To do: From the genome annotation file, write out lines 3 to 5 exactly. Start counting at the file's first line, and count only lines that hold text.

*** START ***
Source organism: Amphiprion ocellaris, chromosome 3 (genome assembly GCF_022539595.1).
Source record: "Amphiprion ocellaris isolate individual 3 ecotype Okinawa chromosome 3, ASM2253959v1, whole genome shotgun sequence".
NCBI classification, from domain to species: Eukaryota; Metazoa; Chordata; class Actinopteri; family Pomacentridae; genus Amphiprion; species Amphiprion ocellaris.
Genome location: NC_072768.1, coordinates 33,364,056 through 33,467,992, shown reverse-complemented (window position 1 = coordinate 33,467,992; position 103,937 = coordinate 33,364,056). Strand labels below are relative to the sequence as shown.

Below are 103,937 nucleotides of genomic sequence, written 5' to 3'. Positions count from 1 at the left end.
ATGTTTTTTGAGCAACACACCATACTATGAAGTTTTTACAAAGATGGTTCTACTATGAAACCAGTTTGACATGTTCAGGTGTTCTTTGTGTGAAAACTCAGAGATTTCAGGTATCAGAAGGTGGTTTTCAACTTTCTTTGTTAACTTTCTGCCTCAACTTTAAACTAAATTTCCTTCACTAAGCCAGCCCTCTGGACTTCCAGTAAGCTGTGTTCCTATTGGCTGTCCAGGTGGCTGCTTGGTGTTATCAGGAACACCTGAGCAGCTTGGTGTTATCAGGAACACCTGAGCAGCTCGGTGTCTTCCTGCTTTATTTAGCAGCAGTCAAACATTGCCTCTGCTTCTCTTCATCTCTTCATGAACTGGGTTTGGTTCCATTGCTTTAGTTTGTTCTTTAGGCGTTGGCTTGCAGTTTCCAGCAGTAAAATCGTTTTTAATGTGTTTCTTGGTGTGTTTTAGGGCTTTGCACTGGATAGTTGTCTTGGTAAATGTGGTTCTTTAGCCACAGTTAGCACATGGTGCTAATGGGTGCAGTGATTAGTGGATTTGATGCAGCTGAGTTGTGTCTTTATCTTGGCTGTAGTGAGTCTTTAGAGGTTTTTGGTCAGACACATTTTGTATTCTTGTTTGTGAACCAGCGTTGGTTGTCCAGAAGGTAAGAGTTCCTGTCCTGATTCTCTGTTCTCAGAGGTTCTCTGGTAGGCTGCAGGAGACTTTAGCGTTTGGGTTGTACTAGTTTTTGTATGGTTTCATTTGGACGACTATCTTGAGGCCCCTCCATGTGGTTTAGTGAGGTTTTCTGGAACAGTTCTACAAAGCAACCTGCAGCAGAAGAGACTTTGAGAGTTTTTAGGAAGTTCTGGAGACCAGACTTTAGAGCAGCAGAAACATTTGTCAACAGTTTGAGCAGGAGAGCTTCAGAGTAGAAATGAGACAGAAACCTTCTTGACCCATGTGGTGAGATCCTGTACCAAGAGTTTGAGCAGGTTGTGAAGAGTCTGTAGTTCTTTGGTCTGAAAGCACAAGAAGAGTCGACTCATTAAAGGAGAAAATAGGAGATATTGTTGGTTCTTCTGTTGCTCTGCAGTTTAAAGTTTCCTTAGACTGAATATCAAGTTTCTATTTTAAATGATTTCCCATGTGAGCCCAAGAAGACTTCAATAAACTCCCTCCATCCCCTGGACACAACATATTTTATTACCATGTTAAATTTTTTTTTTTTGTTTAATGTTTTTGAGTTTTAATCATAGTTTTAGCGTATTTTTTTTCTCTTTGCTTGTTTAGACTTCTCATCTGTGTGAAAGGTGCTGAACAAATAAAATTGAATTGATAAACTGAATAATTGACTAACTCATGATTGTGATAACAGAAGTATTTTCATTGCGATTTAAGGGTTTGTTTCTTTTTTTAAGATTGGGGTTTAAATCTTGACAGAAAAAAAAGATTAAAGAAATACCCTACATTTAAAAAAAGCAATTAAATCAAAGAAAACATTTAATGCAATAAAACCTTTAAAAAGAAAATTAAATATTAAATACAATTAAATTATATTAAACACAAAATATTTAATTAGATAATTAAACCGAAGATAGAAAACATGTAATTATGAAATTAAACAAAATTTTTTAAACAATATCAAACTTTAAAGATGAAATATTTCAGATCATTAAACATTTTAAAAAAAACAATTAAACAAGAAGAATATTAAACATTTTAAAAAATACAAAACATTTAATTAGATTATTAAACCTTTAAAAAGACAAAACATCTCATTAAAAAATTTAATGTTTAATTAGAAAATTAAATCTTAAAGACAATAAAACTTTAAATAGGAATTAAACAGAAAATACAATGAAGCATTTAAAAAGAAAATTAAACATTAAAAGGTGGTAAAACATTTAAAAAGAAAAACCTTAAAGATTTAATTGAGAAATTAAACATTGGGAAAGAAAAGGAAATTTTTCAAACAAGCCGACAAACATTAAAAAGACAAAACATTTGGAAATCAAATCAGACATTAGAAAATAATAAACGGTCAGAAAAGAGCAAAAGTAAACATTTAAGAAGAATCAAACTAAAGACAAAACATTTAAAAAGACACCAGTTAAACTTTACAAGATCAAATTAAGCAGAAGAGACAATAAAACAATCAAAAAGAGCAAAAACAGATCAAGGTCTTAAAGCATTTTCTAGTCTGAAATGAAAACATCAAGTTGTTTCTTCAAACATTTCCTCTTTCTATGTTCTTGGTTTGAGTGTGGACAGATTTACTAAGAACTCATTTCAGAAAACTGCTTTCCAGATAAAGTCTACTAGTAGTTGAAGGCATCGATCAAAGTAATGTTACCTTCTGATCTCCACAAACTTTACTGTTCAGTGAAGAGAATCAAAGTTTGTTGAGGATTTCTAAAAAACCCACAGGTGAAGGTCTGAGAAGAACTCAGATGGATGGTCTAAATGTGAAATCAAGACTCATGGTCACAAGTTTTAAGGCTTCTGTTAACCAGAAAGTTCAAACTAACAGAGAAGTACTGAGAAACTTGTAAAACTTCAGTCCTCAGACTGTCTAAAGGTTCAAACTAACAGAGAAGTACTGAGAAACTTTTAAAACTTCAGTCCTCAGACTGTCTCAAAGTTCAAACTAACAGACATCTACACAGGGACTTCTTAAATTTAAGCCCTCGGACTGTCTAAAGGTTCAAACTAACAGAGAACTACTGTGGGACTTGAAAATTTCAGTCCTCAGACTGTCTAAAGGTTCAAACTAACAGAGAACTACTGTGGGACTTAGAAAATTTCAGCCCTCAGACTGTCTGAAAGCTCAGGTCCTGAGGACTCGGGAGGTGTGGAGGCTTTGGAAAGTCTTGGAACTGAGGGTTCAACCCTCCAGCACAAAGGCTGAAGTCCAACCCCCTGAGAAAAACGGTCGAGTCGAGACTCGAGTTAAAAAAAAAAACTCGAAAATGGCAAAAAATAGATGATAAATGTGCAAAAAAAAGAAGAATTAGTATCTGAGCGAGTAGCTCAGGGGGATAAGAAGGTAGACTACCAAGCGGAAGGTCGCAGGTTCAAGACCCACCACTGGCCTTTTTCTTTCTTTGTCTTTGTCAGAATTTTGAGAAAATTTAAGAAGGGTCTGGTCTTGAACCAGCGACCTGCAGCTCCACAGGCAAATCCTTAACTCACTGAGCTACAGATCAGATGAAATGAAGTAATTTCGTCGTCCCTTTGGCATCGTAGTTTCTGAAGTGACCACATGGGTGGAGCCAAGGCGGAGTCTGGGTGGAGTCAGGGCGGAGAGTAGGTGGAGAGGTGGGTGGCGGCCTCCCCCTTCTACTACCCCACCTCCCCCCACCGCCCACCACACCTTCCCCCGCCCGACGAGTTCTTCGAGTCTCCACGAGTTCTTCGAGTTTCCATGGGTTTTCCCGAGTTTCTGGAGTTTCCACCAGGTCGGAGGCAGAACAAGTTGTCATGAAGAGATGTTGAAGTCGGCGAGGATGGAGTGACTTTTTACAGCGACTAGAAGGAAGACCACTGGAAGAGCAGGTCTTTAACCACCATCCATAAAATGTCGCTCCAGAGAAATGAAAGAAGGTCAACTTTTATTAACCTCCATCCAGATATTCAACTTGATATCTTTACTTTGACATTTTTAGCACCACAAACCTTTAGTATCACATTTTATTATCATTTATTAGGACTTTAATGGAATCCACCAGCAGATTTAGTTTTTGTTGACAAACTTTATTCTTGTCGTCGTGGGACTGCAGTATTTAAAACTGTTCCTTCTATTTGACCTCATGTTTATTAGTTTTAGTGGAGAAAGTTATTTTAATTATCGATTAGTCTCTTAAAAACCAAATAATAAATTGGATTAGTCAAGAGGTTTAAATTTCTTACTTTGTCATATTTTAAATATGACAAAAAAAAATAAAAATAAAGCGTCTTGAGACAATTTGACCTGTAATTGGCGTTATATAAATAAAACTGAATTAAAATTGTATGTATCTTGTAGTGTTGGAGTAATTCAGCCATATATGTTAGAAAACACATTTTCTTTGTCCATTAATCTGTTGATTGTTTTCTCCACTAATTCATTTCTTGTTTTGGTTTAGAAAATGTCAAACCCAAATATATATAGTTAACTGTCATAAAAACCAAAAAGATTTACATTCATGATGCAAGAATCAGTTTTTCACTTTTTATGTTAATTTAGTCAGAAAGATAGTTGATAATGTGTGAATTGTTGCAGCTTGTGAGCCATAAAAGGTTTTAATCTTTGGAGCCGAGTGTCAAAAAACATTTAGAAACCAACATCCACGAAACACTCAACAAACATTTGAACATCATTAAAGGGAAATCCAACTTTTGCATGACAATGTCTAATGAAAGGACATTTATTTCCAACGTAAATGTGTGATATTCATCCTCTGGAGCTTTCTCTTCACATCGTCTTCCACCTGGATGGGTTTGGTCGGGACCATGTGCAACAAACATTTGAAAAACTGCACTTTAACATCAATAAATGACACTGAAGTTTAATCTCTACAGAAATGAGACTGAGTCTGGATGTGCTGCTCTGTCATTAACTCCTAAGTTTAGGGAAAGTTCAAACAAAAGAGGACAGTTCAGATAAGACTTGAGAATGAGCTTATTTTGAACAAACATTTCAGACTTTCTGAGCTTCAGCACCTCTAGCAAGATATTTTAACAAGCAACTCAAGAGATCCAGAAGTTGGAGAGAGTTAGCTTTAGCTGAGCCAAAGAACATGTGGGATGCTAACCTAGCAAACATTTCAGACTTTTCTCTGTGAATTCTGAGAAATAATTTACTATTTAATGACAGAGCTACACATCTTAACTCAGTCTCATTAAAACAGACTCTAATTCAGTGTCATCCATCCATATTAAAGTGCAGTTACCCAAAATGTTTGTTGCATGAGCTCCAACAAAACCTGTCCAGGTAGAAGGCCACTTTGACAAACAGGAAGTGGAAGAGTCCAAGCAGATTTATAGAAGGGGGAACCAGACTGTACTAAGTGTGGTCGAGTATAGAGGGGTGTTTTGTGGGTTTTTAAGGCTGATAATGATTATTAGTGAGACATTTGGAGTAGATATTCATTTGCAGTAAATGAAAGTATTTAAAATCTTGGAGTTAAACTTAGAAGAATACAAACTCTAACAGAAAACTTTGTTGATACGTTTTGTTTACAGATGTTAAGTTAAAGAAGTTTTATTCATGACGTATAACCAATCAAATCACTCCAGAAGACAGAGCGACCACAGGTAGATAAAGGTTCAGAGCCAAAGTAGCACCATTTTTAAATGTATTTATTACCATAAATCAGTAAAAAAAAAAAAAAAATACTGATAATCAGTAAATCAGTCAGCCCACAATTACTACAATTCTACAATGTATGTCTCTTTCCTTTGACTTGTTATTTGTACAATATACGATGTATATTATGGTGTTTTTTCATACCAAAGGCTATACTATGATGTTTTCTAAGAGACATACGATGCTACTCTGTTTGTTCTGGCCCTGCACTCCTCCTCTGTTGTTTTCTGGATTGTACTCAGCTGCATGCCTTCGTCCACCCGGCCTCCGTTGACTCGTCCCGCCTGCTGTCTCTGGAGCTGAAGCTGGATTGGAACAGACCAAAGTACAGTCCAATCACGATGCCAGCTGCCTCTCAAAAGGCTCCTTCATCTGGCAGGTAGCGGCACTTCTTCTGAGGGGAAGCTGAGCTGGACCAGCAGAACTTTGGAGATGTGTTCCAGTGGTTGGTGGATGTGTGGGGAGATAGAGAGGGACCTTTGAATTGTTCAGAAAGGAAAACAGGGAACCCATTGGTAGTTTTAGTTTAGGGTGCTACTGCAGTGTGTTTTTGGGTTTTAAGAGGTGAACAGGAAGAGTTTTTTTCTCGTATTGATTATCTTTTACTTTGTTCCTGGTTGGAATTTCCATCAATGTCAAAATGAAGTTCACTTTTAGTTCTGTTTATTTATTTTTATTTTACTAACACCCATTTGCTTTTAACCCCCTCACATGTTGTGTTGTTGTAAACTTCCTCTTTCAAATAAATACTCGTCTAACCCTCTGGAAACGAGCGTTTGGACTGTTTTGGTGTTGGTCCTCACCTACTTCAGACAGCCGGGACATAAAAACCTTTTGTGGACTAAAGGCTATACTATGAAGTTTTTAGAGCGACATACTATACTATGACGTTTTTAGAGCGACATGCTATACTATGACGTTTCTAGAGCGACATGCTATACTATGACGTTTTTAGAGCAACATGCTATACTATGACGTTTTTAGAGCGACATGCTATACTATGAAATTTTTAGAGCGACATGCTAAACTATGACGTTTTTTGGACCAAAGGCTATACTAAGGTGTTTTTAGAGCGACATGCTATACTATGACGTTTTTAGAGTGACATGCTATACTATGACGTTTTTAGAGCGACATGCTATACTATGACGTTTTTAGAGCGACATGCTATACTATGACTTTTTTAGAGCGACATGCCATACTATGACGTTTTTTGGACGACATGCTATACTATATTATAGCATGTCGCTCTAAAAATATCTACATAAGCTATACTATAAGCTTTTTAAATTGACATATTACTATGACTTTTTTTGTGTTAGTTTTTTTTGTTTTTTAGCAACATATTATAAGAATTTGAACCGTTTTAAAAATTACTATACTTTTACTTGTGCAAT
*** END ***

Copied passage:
NCBI classification, from domain to species: Eukaryota; Metazoa; Chordata; class Actinopteri; family Pomacentridae; genus Amphiprion; species Amphiprion ocellaris.
Genome location: NC_072768.1, coordinates 33,364,056 through 33,467,992, shown reverse-complemented (window position 1 = coordinate 33,467,992; position 103,937 = coordinate 33,364,056). Strand labels below are relative to the sequence as shown.

Below are 103,937 nucleotides of genomic sequence, written 5' to 3'. Positions count from 1 at the left end.